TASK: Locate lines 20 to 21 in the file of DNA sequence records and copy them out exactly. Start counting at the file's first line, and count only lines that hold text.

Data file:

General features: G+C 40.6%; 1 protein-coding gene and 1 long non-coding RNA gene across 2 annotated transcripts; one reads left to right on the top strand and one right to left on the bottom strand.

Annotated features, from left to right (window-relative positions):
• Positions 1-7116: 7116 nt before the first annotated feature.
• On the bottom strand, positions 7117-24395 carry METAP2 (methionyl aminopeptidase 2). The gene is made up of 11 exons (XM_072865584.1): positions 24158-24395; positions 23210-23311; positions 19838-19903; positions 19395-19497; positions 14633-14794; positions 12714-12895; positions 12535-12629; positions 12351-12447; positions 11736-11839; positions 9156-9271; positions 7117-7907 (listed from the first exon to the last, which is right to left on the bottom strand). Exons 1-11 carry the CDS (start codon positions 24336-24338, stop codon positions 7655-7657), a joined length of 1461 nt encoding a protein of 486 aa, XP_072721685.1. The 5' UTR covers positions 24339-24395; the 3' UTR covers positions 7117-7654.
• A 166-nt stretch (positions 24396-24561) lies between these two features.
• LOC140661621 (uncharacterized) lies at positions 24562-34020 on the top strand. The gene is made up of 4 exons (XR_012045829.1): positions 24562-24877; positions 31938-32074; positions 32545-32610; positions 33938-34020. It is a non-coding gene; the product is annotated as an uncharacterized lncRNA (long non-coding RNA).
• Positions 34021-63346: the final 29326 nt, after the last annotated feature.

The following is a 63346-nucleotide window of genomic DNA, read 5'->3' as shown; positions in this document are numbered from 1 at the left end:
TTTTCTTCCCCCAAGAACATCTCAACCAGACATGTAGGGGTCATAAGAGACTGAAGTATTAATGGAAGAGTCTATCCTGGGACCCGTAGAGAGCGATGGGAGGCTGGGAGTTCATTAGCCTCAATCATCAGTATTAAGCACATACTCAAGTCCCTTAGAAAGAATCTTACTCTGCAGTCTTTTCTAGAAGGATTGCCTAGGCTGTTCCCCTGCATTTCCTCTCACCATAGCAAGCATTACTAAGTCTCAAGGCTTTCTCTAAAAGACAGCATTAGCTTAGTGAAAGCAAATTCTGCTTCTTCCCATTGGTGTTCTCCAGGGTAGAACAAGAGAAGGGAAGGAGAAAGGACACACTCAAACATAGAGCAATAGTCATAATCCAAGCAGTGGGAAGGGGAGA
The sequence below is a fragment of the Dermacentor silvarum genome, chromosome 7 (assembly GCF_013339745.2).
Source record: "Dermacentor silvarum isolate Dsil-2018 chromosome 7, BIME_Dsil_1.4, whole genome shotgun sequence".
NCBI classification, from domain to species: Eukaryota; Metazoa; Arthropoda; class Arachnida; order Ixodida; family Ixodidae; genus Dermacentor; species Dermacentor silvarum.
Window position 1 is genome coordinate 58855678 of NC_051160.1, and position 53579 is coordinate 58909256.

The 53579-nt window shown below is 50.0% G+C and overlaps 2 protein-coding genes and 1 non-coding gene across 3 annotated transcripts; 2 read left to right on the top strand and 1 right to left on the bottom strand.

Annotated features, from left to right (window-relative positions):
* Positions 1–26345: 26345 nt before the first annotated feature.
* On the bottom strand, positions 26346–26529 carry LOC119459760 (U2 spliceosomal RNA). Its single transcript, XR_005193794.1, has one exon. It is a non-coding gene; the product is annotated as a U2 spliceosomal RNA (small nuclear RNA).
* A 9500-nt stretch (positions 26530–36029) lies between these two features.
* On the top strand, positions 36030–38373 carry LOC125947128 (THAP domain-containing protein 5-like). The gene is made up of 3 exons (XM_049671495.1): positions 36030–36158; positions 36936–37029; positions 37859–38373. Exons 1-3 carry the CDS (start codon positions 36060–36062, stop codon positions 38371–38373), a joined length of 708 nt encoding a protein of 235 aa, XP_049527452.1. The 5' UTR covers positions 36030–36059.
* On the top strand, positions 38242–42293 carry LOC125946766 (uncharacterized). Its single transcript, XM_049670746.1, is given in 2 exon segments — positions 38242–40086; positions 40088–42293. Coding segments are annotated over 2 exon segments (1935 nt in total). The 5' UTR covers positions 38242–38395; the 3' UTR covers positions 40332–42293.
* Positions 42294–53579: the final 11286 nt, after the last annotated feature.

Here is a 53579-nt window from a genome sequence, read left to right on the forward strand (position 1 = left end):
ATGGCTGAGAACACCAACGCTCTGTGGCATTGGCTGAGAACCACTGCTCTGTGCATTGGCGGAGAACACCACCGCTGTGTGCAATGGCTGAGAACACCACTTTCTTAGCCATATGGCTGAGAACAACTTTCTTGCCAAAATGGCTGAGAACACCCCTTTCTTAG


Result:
* On the top strand, positions 38242–42293 carry LOC125946766 (uncharacterized). Its single transcript, XM_049670746.1, is given in 2 exon segments — positions 38242–40086; positions 40088–42293. Coding segments are annotated over 2 exon segments (1935 nt in total). The 5' UTR covers positions 38242–38395; the 3' UTR covers positions 40332–42293.
* Positions 42294–53579: the final 11286 nt, after the last annotated feature.